Providing advice to workers who need it most

Providing advice to workers who need it most

Originally published in The Age

Workplaces can be perilous, which is why the law provides protections for employees.

Work-related psychological injuries and claims from workers in the healthcare industry are on the rise, according to an expert in industrial injuries.

They're complex cases, and we're dealing with them more and more, said Bree Knoester, managing partner at Adviceline Injury Lawyers, and an expert in the areas of asbestos and dust diseases.

According to Safe Work Australia, approximately $480 million is paid in workers' compensation annually for psychological injuries. Common causes include work pressure, harassment and/or bullying, and exposure to occupational violence.

Meanwhile claims from workers in the healthcare industry are also rising.

There are increasing demands now on aged care services, Knoester said, particularly in regional Victoria. The number of manual handling and physical injuries coming out of that sector is increasing.

She believes the trend will continue in regional areas such as the Latrobe Valley, where healthcare is taking over from energy as the biggest industry in the area.

Asbestos-related injuries are a key area of work for Adviceline Injury Lawyers, and Knoester has witnessed firsthand the impact of widespread asbestos use on the Latrobe valley community.

I grew up in Traralgon, my Dad worked at the power station, as many of our friends and family did, she said. I was aware, from a relatively young age, of the incidence of infectious disease affecting people in the area.

Adviceline opened an office in Moe in 2014, a decision, Knoester said, motivated by a desire to make legal help more accessible for those who need it the most.

It can be really intimidating to see a lawyer, particularly if you have to travel from the country into the city, she said. That's why I'm a strong adOthere for having expert lawyers with a local connection assisting people in regional areas. They have local knowledge that you can't get when seeing a lawyer in a city office.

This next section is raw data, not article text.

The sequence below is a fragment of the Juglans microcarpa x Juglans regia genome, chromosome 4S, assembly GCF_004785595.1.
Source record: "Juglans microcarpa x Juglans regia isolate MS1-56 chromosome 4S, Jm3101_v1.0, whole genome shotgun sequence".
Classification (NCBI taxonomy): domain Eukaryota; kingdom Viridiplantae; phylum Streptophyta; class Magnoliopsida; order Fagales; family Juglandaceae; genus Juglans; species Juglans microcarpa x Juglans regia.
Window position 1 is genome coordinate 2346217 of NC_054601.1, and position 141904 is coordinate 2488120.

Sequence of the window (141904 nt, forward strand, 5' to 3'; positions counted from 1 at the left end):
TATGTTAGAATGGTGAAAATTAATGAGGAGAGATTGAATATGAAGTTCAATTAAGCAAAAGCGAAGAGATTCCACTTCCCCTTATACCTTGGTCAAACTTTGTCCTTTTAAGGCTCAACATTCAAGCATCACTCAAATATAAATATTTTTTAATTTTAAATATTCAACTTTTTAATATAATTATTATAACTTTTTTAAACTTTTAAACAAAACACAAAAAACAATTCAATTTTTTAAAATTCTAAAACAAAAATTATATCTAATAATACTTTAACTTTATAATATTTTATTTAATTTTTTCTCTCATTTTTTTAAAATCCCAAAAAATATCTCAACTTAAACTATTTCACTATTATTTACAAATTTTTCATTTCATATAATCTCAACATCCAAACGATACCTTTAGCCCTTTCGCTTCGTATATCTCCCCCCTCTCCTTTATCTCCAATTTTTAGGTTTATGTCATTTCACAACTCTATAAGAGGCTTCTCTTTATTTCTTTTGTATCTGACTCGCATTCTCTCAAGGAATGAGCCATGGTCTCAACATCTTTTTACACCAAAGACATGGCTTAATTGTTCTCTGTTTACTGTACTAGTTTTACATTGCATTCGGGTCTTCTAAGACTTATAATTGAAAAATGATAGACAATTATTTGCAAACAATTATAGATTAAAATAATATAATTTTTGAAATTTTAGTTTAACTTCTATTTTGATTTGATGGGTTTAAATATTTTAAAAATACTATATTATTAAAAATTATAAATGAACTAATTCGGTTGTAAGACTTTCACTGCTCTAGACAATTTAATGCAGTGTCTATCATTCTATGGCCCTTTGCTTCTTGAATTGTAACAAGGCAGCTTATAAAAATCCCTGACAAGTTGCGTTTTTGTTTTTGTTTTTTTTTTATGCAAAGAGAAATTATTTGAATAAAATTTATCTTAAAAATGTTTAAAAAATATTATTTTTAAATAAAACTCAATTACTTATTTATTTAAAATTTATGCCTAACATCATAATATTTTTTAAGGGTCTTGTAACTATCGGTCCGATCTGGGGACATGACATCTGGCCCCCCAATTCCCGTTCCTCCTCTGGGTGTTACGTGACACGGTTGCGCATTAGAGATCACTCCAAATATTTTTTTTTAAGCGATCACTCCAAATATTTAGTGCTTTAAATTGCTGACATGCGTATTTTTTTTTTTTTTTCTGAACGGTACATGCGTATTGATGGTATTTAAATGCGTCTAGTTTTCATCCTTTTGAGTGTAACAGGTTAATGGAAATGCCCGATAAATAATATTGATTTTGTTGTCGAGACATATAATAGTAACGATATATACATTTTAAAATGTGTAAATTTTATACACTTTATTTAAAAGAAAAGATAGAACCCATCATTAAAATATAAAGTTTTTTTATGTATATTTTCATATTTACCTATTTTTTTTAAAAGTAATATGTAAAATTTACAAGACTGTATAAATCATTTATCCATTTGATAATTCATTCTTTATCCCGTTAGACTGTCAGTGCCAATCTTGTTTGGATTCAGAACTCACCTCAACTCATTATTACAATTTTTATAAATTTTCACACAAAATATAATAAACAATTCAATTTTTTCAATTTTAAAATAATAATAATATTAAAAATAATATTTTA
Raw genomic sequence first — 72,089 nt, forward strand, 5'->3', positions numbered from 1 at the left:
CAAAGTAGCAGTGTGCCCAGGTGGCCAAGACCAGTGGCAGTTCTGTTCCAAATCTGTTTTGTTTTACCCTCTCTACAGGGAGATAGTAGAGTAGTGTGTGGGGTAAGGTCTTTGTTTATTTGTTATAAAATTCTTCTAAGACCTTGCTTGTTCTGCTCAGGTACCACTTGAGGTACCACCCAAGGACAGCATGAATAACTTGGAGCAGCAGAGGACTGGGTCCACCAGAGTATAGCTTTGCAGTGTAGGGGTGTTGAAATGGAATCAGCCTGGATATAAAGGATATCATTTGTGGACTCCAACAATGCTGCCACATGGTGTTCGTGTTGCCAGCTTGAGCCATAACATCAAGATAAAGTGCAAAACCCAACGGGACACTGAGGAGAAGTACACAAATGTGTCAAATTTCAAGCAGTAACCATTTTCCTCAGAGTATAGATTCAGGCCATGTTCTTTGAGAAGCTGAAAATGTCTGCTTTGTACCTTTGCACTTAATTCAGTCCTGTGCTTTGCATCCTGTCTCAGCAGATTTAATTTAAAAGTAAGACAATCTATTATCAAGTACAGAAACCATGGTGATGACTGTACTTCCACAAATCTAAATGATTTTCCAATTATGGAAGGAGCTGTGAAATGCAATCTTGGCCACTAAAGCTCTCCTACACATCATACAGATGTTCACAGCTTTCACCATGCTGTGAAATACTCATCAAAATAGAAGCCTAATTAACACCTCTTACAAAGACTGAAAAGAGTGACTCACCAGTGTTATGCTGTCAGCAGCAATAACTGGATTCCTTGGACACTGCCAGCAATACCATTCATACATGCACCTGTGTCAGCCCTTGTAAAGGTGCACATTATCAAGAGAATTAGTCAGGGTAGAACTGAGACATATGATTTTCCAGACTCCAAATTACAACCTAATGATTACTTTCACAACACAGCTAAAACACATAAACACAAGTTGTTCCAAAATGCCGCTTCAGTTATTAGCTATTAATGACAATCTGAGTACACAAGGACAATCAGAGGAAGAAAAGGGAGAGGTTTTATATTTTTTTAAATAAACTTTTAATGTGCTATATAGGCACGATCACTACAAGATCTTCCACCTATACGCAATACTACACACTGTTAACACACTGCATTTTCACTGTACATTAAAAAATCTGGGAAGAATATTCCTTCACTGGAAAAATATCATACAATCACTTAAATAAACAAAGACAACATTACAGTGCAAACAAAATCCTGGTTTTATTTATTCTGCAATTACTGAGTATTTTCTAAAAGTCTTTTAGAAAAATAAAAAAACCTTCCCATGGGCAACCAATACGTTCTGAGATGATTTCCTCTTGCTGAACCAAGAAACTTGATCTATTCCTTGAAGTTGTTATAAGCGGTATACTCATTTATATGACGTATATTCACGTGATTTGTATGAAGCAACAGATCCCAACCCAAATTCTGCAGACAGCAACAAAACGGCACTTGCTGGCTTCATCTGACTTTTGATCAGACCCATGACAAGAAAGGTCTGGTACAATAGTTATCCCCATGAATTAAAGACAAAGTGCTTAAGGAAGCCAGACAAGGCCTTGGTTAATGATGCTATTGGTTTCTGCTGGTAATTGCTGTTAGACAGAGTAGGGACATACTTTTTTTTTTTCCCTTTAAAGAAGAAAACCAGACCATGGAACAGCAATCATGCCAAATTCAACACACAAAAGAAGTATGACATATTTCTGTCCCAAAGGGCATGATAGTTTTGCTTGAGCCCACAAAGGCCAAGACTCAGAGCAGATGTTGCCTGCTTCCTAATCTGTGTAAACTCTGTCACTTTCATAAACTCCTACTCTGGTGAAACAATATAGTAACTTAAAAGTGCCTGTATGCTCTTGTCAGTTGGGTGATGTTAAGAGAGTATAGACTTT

Knoester has been assisting people with industrial disease claims for more than 15 years, as both a barrister and solicitor. Legal industry bible Doyles Guide recognises her as a leading practitioner in Asbestos and Dust Diseases Compensation, and Work Injury and Accident Compensation.

All of our lawyers are encouraged to have expertise in two to three areas of practice, she said. Not only do we want our lawyers to advise a client in their expert area, but also assist in other types of legal queries.

Calls to the firm's free'Adviceline' service are answered directly by lawyers, meaning that injured Victorians can access preliminary information from a lawyer about their rights and entitlements straight away. Often that same lawyer will then look after a client from the beginning to the end of their claim.

Our core focus is the clients, she said. We want them to feel assured that their enquiry won't get passed off to a junior lawyer or a secretary we're very much about consistency and a personal approach. Because we're a boutique size, we're able to do that. People don't get lost in a big department.

Adviceline operates on a no win no fee basis, meaning that clients only pay legal fees if they're successful in court.

It's saddening to see increasing trends in workplace injury, given all that we know about making workplaces safe. But we are privileged to help Victorians get well, get compensation, and get back to work.

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